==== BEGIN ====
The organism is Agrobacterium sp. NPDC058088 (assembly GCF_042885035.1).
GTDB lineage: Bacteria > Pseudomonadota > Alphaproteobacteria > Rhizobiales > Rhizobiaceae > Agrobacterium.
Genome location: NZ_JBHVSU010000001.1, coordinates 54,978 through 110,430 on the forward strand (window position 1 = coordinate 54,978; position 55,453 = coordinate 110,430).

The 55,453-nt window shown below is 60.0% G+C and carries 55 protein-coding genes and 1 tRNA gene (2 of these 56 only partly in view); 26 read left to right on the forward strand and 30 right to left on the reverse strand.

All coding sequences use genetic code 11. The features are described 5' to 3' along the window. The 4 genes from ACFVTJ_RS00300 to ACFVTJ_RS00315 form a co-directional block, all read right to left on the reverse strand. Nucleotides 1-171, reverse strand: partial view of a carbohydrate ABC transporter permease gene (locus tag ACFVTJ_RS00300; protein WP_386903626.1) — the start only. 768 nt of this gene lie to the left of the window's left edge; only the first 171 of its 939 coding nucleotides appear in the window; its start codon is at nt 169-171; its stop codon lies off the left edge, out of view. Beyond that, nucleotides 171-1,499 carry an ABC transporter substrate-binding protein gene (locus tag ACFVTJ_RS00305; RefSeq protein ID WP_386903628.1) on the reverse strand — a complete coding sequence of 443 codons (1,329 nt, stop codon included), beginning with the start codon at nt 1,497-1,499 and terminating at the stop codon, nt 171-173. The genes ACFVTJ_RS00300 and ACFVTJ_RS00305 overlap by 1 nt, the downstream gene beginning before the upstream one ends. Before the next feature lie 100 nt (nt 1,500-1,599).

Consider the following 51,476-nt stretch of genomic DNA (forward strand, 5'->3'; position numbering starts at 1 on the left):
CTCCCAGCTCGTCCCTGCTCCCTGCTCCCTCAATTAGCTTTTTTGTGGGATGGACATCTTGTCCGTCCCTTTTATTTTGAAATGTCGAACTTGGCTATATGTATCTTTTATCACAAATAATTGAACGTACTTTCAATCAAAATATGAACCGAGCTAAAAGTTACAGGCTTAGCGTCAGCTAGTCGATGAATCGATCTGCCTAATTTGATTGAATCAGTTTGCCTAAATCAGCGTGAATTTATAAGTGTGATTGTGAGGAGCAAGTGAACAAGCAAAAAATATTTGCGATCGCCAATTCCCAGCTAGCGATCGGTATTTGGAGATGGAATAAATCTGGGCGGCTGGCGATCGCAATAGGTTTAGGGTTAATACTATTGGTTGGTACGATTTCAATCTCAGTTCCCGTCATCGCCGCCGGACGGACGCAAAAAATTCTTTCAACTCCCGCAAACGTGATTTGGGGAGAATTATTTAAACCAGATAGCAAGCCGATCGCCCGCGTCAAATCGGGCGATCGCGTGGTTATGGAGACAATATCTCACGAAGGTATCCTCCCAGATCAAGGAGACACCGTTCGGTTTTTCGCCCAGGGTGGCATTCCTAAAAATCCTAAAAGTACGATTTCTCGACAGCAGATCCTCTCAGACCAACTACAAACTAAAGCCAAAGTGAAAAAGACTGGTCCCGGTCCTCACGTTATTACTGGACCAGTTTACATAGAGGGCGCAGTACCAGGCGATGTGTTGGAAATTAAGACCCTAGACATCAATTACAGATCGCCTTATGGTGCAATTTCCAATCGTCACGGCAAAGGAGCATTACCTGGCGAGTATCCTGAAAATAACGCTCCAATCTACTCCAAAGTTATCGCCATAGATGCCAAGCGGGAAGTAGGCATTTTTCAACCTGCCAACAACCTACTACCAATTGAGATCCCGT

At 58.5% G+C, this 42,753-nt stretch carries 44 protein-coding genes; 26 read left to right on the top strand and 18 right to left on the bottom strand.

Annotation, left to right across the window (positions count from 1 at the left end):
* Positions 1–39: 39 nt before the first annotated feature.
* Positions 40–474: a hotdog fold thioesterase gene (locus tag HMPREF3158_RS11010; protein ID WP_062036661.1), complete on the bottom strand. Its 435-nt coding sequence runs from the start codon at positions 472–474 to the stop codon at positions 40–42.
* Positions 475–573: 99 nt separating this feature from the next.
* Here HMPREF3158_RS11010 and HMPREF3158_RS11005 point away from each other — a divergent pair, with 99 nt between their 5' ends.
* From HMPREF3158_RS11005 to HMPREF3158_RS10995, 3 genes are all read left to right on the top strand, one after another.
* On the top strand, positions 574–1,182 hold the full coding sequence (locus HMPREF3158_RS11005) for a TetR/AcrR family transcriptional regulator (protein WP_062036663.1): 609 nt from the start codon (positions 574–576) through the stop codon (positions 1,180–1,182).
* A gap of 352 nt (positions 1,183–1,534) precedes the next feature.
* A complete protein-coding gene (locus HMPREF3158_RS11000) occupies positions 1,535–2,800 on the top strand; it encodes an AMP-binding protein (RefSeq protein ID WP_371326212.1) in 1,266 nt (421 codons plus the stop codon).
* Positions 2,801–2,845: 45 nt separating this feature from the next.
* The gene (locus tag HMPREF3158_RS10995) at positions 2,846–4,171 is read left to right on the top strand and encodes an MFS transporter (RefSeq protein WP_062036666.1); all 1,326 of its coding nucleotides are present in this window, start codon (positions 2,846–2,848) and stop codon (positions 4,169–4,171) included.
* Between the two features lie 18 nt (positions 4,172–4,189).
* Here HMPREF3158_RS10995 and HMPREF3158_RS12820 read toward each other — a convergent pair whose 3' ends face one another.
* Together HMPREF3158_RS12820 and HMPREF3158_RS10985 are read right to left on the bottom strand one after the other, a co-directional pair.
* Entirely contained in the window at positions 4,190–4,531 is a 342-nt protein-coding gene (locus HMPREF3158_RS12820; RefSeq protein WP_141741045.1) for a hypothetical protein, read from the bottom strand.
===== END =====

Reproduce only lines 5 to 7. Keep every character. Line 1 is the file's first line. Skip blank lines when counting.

All coding sequences use genetic code 11. The features are described 5' to 3' along the window. The 4 genes from ACFVTJ_RS00300 to ACFVTJ_RS00315 form a co-directional block, all read right to left on the reverse strand. Nucleotides 1-171, reverse strand: partial view of a carbohydrate ABC transporter permease gene (locus tag ACFVTJ_RS00300; protein WP_386903626.1) — the start only. 768 nt of this gene lie to the left of the window's left edge; only the first 171 of its 939 coding nucleotides appear in the window; its start codon is at nt 169-171; its stop codon lies off the left edge, out of view. Beyond that, nucleotides 171-1,499 carry an ABC transporter substrate-binding protein gene (locus tag ACFVTJ_RS00305; RefSeq protein ID WP_386903628.1) on the reverse strand — a complete coding sequence of 443 codons (1,329 nt, stop codon included), beginning with the start codon at nt 1,497-1,499 and terminating at the stop codon, nt 171-173. The genes ACFVTJ_RS00300 and ACFVTJ_RS00305 overlap by 1 nt, the downstream gene beginning before the upstream one ends. Before the next feature lie 100 nt (nt 1,500-1,599).

Consider the following 51,476-nt stretch of genomic DNA (forward strand, 5'->3'; position numbering starts at 1 on the left):
CTCCCAGCTCGTCCCTGCTCCCTGCTCCCTCAATTAGCTTTTTTGTGGGATGGACATCTTGTCCGTCCCTTTTATTTTGAAATGTCGAACTTGGCTATATGTATCTTTTATCACAAATAATTGAACGTACTTTCAATCAAAATATGAACCGAGCTAAAAGTTACAGGCTTAGCGTCAGCTAGTCGATGAATCGATCTGCCTAATTTGATTGAATCAGTTTGCCTAAATCAGCGTGAATTTATAAGTGTGATTGTGAGGAGCAAGTGAACAAGCAAAAAATATTTGCGATCGCCAATTCCCAGCTAGCGATCGGTATTTGGAGATGGAATAAATCTGGGCGGCTGGCGATCGCAATAGGTTTAGGGTTAATACTATTGGTTGGTACGATTTCAATCTCAGTTCCCGTCATCGCCGCCGGACGGACGCAAAAAATTCTTTCAACTCCCGCAAACGTGATTTGGGGAGAATTATTTAAACCAGATAGCAAGCCGATCGCCCGCGTCAAATCGGGCGATCGCGTGGTTATGGAGACAATATCTCACGAAGGTATCCTCCCAGATCAAGGAGACACCGTTCGGTTTTTCGCCCAGGGTGGCATTCCTAAAAATCCTAAAAGTACGATTTCTCGACAGCAGATCCTCTCAGACCAACTACAAACTAAAGCCAAAGTGAAAAAGACTGGTCCCGGTCCTCACGTTATTACTGGACCAGTTTACATAGAGGGCGCAGTACCAGGCGATGTGTTGGAAATTAAGACCCTAGACATCAATTACAGATCGCCTTATGGTGCAATTTCCAATCGTCACGGCAAAGGAGCATTACCTGGCGAGTATCCTGAAAATAACGCTCCAATCTACTCCAAAGTTATCGCCATAGATGCCAAGCGGGAAGTAGGCATTTTTCAACCTGCCAACAACCTACTACCAATTGAGATCCCGT